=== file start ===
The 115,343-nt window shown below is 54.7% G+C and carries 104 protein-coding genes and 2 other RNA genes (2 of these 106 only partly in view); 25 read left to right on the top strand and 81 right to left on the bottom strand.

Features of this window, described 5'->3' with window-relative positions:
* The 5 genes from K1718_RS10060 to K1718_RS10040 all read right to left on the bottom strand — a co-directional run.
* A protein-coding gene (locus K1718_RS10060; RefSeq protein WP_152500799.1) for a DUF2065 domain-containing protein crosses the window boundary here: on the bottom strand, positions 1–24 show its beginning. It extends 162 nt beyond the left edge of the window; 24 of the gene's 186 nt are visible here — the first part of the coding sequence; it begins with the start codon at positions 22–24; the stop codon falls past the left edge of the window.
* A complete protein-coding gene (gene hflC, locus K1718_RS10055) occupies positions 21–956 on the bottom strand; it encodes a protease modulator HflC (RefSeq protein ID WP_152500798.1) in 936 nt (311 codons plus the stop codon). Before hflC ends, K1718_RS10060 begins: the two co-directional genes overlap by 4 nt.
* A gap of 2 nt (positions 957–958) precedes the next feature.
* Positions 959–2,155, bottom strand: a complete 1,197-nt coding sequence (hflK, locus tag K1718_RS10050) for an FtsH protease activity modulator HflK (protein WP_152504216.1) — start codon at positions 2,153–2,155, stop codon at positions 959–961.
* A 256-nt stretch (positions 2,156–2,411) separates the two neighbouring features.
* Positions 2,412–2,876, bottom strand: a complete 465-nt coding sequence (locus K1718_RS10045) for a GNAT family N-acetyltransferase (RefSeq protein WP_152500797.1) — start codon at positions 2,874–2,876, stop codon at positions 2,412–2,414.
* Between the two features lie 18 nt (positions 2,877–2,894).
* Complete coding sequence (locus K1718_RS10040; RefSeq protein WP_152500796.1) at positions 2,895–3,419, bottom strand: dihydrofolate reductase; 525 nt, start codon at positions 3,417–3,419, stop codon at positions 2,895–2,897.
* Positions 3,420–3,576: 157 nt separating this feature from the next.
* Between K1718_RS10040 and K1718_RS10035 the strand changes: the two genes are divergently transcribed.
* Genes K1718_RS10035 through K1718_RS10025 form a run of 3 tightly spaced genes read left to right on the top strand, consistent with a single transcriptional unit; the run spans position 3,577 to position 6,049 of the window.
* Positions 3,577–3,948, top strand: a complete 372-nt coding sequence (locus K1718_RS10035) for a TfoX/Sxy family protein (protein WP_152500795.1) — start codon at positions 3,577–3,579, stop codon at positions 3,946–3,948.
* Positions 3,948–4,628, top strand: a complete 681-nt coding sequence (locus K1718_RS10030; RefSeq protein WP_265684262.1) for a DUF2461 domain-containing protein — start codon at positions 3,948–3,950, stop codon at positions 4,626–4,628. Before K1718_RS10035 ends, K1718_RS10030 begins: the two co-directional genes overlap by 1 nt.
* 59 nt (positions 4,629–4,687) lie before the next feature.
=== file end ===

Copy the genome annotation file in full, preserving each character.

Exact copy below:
The 115,343-nt window shown below is 54.7% G+C and carries 104 protein-coding genes and 2 other RNA genes (2 of these 106 only partly in view); 25 read left to right on the top strand and 81 right to left on the bottom strand.

Features of this window, described 5'->3' with window-relative positions:
* The 5 genes from K1718_RS10060 to K1718_RS10040 all read right to left on the bottom strand — a co-directional run.
* A protein-coding gene (locus K1718_RS10060; RefSeq protein WP_152500799.1) for a DUF2065 domain-containing protein crosses the window boundary here: on the bottom strand, positions 1–24 show its beginning. It extends 162 nt beyond the left edge of the window; 24 of the gene's 186 nt are visible here — the first part of the coding sequence; it begins with the start codon at positions 22–24; the stop codon falls past the left edge of the window.
* A complete protein-coding gene (gene hflC, locus K1718_RS10055) occupies positions 21–956 on the bottom strand; it encodes a protease modulator HflC (RefSeq protein ID WP_152500798.1) in 936 nt (311 codons plus the stop codon). Before hflC ends, K1718_RS10060 begins: the two co-directional genes overlap by 4 nt.
* A gap of 2 nt (positions 957–958) precedes the next feature.
* Positions 959–2,155, bottom strand: a complete 1,197-nt coding sequence (hflK, locus tag K1718_RS10050) for an FtsH protease activity modulator HflK (protein WP_152504216.1) — start codon at positions 2,153–2,155, stop codon at positions 959–961.
* A 256-nt stretch (positions 2,156–2,411) separates the two neighbouring features.
* Positions 2,412–2,876, bottom strand: a complete 465-nt coding sequence (locus K1718_RS10045) for a GNAT family N-acetyltransferase (RefSeq protein WP_152500797.1) — start codon at positions 2,874–2,876, stop codon at positions 2,412–2,414.
* Between the two features lie 18 nt (positions 2,877–2,894).
* Complete coding sequence (locus K1718_RS10040; RefSeq protein WP_152500796.1) at positions 2,895–3,419, bottom strand: dihydrofolate reductase; 525 nt, start codon at positions 3,417–3,419, stop codon at positions 2,895–2,897.
* Positions 3,420–3,576: 157 nt separating this feature from the next.
* Between K1718_RS10040 and K1718_RS10035 the strand changes: the two genes are divergently transcribed.
* Genes K1718_RS10035 through K1718_RS10025 form a run of 3 tightly spaced genes read left to right on the top strand, consistent with a single transcriptional unit; the run spans position 3,577 to position 6,049 of the window.
* Positions 3,577–3,948, top strand: a complete 372-nt coding sequence (locus K1718_RS10035) for a TfoX/Sxy family protein (protein WP_152500795.1) — start codon at positions 3,577–3,579, stop codon at positions 3,946–3,948.
* Positions 3,948–4,628, top strand: a complete 681-nt coding sequence (locus K1718_RS10030; RefSeq protein WP_265684262.1) for a DUF2461 domain-containing protein — start codon at positions 3,948–3,950, stop codon at positions 4,626–4,628. Before K1718_RS10035 ends, K1718_RS10030 begins: the two co-directional genes overlap by 1 nt.
* 59 nt (positions 4,629–4,687) lie before the next feature.